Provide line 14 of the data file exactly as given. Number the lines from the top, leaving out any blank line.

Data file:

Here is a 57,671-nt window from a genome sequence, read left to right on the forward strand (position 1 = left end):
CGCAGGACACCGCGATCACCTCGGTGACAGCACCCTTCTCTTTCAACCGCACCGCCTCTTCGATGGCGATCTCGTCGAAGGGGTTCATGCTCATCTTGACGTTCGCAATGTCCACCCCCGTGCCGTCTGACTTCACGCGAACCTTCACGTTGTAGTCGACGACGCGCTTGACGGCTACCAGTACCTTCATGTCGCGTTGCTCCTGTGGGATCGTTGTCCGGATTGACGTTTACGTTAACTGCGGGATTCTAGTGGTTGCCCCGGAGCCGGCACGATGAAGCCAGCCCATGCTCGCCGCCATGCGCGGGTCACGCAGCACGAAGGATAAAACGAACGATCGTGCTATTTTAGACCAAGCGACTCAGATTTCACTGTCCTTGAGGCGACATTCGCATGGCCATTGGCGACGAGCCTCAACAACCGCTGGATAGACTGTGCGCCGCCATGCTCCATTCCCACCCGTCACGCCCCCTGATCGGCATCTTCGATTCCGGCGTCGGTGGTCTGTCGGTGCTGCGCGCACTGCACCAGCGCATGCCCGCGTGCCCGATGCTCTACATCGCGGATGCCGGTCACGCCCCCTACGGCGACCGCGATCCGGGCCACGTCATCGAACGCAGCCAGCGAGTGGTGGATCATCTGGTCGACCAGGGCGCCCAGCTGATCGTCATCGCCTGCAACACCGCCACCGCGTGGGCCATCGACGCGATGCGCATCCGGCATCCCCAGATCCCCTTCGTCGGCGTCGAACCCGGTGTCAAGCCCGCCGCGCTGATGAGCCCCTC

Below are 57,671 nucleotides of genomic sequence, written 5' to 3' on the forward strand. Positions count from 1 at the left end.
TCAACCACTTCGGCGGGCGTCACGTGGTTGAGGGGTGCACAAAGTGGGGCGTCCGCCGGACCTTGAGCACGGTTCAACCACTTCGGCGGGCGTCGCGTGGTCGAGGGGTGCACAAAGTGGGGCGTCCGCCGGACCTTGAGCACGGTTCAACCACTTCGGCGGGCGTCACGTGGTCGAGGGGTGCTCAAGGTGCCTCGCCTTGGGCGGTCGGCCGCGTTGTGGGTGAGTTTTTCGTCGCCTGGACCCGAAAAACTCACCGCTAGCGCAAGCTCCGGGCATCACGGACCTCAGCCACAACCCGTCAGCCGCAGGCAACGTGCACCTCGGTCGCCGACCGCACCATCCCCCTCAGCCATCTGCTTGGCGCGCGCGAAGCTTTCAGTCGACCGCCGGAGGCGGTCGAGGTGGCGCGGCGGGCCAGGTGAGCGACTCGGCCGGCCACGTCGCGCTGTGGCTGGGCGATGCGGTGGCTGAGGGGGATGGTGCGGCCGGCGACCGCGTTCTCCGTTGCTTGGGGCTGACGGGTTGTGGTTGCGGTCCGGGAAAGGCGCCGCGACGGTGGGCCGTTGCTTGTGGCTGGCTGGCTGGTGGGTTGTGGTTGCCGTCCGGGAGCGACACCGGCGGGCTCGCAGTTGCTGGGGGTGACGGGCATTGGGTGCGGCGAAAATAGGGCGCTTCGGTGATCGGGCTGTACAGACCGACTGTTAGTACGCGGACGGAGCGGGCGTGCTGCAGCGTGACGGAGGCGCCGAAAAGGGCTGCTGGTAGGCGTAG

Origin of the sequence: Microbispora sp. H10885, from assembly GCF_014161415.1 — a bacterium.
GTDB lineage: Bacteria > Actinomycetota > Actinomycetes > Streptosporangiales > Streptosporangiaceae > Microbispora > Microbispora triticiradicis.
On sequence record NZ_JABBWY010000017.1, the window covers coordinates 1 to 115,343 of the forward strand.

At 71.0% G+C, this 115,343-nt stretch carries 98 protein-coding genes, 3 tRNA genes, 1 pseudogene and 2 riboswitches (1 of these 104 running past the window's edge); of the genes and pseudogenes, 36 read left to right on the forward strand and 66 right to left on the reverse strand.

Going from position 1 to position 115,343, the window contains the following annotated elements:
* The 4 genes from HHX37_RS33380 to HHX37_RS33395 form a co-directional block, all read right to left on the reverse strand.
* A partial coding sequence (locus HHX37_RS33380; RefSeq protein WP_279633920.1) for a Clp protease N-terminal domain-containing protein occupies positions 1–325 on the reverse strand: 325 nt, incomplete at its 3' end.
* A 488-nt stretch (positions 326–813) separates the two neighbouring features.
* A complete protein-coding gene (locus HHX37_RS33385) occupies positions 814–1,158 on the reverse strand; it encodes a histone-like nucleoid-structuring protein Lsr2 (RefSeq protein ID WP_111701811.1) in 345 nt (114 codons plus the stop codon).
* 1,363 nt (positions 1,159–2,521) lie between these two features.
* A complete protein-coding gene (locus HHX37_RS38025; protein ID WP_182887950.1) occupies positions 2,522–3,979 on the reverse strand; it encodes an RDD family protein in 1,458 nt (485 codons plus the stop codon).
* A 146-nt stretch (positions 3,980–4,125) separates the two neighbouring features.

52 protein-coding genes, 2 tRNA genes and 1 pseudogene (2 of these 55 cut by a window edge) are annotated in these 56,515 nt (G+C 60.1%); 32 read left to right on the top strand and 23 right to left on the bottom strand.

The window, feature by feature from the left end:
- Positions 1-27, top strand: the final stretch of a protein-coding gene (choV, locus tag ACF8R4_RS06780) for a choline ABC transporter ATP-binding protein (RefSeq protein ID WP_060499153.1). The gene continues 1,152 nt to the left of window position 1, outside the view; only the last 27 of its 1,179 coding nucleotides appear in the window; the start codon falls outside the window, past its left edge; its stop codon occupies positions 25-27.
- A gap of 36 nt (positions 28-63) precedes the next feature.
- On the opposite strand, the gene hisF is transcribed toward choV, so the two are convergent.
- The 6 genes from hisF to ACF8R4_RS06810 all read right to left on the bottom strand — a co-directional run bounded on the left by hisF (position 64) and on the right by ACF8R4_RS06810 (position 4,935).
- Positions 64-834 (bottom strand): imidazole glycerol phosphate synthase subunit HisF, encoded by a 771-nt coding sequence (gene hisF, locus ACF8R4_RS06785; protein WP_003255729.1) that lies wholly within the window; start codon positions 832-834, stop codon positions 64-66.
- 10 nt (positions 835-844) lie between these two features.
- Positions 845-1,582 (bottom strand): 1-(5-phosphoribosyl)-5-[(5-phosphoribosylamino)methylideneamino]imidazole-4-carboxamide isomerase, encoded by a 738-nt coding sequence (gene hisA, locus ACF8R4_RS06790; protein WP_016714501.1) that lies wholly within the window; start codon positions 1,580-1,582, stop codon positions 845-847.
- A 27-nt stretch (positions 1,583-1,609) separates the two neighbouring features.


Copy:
* 1,363 nt (positions 1,159–2,521) lie between these two features.